So, Bethlehem, a manger, and Jesus’ birth … yep, they happened. If you deny that, you’re in the fringe minority with your eyes and ears covered.

But what about all the other stuff about a virgin getting pregnant and God becoming human?

German philosopher Immanuel Kant didn’t think you could be certain about those kinds of miraculous claims found in the New Testament. He asserted that two worlds exist — the noumenal world of certainty and the phenomenal world of experience and faith. Those two domains, Kant believed, could never be joined to each other, saying in essence “You can’t get there from here.”

Well, not so fast — in the case of the Christmas story, I think you can.

The apostle Paul spells this out when he speaks about Jesus, “which He [God] promised beforehand through His prophets in the holy Scriptures, concerning His Son, who was born of a descendant of David according to the flesh, who was declared the Son of God with power by the resurrection from the dead, according to the Spirit of holiness, Jesus Christ our Lord” (Rom. 1:2–4).

Paul references Jesus’ human historicity in vs. 3 and then goes on to say in vs. 4 that Easter proves Christmas: the baby in the manger was God in the flesh and the savior of humankind and we know this because there’s an empty tomb staring everyone in the face.   

But wait a minute — isn’t this using the claim of a miracle to support the claim of another miracle? Both indeed involve miracles, but ones that occurred in space-time history and are well documented and logically acceptable. It’s using the historicity of one event to confirm another along with an appeal to the best explanation for that incident.

Like the birth of Jesus, which no educated person denies, the historical events that make up Jesus’ resurrection are not debated by scholars either, Christian or non. What happened (His death, the empty grave, claims of seeing Him alive, the disciples preaching and dying for claims that He was alive) is not up for grabs. Of course, how and why they happened are indeed deliberated.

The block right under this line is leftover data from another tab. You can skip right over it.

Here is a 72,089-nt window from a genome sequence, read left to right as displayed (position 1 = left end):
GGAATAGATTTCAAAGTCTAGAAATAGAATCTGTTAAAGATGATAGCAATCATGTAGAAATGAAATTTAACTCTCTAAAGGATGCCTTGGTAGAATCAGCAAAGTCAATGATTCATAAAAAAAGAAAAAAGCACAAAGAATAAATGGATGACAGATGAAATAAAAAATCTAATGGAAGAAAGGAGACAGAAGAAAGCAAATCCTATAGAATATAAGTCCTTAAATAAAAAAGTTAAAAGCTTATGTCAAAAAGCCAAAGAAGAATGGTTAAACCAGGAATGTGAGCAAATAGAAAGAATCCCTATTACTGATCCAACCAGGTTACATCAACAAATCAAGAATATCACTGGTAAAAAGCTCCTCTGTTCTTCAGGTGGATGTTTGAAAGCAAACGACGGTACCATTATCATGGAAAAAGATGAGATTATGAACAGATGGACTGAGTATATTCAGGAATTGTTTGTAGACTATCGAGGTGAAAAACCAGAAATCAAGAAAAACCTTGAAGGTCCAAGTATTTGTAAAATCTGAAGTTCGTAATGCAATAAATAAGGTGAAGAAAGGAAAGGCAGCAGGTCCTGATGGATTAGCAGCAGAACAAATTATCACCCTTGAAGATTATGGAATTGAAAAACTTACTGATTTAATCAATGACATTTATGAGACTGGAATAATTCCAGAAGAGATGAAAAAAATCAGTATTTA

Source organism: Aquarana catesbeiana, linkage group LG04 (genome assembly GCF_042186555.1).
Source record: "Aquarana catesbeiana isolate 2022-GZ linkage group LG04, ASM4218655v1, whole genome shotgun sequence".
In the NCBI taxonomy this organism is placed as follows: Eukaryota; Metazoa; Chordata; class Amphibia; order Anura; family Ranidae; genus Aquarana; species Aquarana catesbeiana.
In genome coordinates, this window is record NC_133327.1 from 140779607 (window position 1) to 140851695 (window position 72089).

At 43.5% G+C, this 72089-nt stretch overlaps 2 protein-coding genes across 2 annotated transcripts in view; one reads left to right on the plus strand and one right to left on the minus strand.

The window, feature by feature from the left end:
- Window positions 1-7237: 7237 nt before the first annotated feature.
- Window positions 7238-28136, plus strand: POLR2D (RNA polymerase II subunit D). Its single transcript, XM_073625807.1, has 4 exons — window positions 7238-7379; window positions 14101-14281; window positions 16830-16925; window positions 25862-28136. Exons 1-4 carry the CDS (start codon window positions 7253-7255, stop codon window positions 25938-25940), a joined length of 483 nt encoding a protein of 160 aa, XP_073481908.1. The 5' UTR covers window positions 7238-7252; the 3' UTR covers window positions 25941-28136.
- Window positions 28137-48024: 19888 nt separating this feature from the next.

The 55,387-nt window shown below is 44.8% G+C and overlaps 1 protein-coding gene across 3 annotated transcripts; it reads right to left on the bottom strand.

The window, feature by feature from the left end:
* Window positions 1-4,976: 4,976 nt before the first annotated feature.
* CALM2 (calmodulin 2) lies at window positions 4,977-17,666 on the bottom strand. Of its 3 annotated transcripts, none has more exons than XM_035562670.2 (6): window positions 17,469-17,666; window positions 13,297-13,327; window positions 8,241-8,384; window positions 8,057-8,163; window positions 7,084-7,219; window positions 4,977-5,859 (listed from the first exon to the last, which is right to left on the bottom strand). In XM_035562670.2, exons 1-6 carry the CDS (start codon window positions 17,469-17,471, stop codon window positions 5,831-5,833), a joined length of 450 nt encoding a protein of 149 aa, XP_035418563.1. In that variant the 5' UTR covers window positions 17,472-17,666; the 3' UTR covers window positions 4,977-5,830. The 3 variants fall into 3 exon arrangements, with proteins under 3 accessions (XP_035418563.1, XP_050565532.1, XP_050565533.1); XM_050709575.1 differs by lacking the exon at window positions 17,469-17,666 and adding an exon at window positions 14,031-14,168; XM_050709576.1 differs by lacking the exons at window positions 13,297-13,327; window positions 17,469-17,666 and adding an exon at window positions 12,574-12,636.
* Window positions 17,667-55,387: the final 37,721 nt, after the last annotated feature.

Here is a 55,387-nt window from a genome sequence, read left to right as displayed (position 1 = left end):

If you want to follow the atheist billboard advice of “CELEBRATE REASON” then aim your thinking at the accepted criteria for examining a historical account, which includes explanatory power, explanatory scope, not being ad-hoc, plausibility, not contradicting accepted beliefs, and far exceeding its rival theories in meeting those conditions.

When you do, you’ll conclude that the hypothesis of Jesus’ resurrection is the most reasonable explanation for what happened. Proof of that is the only credible alternative hypothesis offered by skeptics today in public debates — the hallucination theory — which contains multiple logical impossibilities. Good luck defending that one.    

So, if Jesus rose from the dead, He is who His ancient biographies say He is. Which means the Bethlehem Christmas baby was God coming to save you and me.

And that really is, “good news of great joy which will be for all the people” (Luke 2:10). So, if we take the Bible’s advice and “come now and let us reason together” (Is. 1:18), it’s pretty easy to see that Easter proves Christmas. And that allows Lisa Simpson to rest easy. 

Robin Schumacher is an accomplished software executive and Christian apologist who has written many articles, authored and contributed to several Christian books, appeared on nationally syndicated radio programs, and presented at apologetic events. He holds a BS in Business, Master's in Christian apologetics and a Ph.D. in New Testament. His latest book is, A Confident Faith: Winning people to Christ with the apologetics of the Apostle Paul.